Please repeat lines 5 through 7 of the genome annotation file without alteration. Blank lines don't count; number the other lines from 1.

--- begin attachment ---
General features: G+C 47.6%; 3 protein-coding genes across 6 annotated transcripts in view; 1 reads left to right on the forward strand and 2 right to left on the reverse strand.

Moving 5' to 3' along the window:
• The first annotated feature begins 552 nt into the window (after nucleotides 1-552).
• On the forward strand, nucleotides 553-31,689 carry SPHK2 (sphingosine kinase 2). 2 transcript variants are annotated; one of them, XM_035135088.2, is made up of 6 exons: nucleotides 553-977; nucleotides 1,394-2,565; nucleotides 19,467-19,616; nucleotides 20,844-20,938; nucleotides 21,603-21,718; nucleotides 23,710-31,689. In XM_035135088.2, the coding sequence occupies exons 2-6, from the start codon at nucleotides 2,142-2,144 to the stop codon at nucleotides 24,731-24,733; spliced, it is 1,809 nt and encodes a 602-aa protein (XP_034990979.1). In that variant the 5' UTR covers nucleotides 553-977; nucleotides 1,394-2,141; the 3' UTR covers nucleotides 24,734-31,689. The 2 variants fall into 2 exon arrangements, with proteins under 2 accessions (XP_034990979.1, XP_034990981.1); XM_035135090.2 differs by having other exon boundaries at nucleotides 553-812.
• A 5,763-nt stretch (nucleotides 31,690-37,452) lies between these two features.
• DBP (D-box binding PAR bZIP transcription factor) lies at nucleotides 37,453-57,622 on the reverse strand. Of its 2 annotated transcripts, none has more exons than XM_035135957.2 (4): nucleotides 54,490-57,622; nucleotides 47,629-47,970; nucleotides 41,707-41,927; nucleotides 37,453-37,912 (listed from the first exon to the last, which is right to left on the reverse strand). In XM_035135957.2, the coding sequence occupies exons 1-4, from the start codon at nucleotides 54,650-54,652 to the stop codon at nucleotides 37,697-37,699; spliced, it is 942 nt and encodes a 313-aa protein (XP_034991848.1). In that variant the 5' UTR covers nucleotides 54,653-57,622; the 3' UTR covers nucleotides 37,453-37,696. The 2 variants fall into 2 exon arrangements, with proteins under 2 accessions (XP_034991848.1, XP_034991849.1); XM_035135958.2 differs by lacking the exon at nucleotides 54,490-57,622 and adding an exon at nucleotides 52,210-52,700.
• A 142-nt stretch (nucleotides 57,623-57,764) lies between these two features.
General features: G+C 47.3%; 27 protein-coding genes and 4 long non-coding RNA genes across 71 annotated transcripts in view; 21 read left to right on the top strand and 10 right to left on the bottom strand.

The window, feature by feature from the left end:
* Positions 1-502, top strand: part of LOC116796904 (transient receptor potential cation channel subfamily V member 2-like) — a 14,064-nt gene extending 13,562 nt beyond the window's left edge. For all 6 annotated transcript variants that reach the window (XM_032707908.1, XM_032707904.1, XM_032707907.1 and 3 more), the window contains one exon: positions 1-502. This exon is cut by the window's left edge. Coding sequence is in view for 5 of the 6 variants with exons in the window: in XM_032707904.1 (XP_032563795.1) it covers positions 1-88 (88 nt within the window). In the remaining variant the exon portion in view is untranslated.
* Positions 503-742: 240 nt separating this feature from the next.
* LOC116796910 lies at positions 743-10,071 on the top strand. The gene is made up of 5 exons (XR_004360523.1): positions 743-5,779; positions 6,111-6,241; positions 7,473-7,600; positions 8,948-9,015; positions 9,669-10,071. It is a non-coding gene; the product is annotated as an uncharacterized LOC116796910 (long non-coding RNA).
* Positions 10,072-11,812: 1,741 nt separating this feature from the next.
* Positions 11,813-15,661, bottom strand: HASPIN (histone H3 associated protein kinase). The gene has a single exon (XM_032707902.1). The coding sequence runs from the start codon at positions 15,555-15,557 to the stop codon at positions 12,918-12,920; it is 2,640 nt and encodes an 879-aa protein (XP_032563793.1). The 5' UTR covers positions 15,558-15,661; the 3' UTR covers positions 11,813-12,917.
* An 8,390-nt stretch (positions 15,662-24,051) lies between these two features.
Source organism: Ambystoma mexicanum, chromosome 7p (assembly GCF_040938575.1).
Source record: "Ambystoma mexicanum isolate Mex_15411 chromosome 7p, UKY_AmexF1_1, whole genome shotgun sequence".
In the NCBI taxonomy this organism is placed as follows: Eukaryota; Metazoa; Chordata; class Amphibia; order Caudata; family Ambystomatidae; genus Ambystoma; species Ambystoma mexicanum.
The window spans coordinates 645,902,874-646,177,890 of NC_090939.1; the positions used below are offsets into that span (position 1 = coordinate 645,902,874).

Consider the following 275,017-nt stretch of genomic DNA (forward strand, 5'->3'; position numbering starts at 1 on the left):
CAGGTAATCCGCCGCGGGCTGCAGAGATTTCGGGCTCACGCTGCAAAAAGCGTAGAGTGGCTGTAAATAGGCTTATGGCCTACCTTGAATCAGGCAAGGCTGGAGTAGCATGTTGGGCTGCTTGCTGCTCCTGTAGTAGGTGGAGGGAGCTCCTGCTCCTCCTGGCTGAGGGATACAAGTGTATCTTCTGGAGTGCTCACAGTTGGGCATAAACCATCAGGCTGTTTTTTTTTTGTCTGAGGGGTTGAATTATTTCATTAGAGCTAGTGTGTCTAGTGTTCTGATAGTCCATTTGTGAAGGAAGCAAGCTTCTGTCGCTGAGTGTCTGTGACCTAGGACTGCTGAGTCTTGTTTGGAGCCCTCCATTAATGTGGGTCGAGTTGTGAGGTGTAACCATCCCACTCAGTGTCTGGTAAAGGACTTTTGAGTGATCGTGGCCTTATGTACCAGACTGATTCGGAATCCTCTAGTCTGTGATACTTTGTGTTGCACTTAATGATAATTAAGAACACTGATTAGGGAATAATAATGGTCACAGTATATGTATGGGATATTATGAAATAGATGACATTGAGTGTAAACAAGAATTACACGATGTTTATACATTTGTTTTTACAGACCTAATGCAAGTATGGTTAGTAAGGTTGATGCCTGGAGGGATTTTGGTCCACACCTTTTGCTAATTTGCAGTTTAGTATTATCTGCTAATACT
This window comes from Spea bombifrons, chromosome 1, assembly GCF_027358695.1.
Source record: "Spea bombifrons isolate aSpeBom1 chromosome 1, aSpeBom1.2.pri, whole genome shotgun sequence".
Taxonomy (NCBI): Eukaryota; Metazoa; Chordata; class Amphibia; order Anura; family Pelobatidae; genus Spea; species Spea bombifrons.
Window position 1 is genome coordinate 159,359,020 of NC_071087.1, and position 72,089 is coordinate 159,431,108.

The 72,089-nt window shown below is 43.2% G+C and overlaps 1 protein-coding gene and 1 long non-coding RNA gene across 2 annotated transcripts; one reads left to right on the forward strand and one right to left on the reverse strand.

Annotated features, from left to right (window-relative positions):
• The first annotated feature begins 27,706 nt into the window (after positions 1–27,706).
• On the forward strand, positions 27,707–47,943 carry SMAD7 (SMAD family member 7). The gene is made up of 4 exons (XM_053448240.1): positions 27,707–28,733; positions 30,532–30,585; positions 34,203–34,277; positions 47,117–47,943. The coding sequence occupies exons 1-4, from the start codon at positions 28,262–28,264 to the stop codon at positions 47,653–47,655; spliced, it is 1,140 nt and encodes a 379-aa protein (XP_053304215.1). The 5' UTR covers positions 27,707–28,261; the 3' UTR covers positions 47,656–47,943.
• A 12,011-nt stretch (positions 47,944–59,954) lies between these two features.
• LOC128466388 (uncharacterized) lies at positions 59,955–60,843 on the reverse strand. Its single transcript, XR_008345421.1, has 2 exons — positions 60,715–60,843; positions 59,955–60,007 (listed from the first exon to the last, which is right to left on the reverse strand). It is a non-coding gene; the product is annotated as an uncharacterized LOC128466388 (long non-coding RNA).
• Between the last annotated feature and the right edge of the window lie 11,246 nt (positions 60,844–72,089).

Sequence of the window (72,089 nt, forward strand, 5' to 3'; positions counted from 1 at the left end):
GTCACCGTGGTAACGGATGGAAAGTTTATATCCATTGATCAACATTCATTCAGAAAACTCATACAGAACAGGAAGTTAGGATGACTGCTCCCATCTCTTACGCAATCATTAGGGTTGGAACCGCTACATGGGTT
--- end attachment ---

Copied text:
• A 5,763-nt stretch (nucleotides 31,690-37,452) lies between these two features.
• DBP (D-box binding PAR bZIP transcription factor) lies at nucleotides 37,453-57,622 on the reverse strand. Of its 2 annotated transcripts, none has more exons than XM_035135957.2 (4): nucleotides 54,490-57,622; nucleotides 47,629-47,970; nucleotides 41,707-41,927; nucleotides 37,453-37,912 (listed from the first exon to the last, which is right to left on the reverse strand). In XM_035135957.2, the coding sequence occupies exons 1-4, from the start codon at nucleotides 54,650-54,652 to the stop codon at nucleotides 37,697-37,699; spliced, it is 942 nt and encodes a 313-aa protein (XP_034991848.1). In that variant the 5' UTR covers nucleotides 54,653-57,622; the 3' UTR covers nucleotides 37,453-37,696. The 2 variants fall into 2 exon arrangements, with proteins under 2 accessions (XP_034991848.1, XP_034991849.1); XM_035135958.2 differs by lacking the exon at nucleotides 54,490-57,622 and adding an exon at nucleotides 52,210-52,700.
• A 142-nt stretch (nucleotides 57,623-57,764) lies between these two features.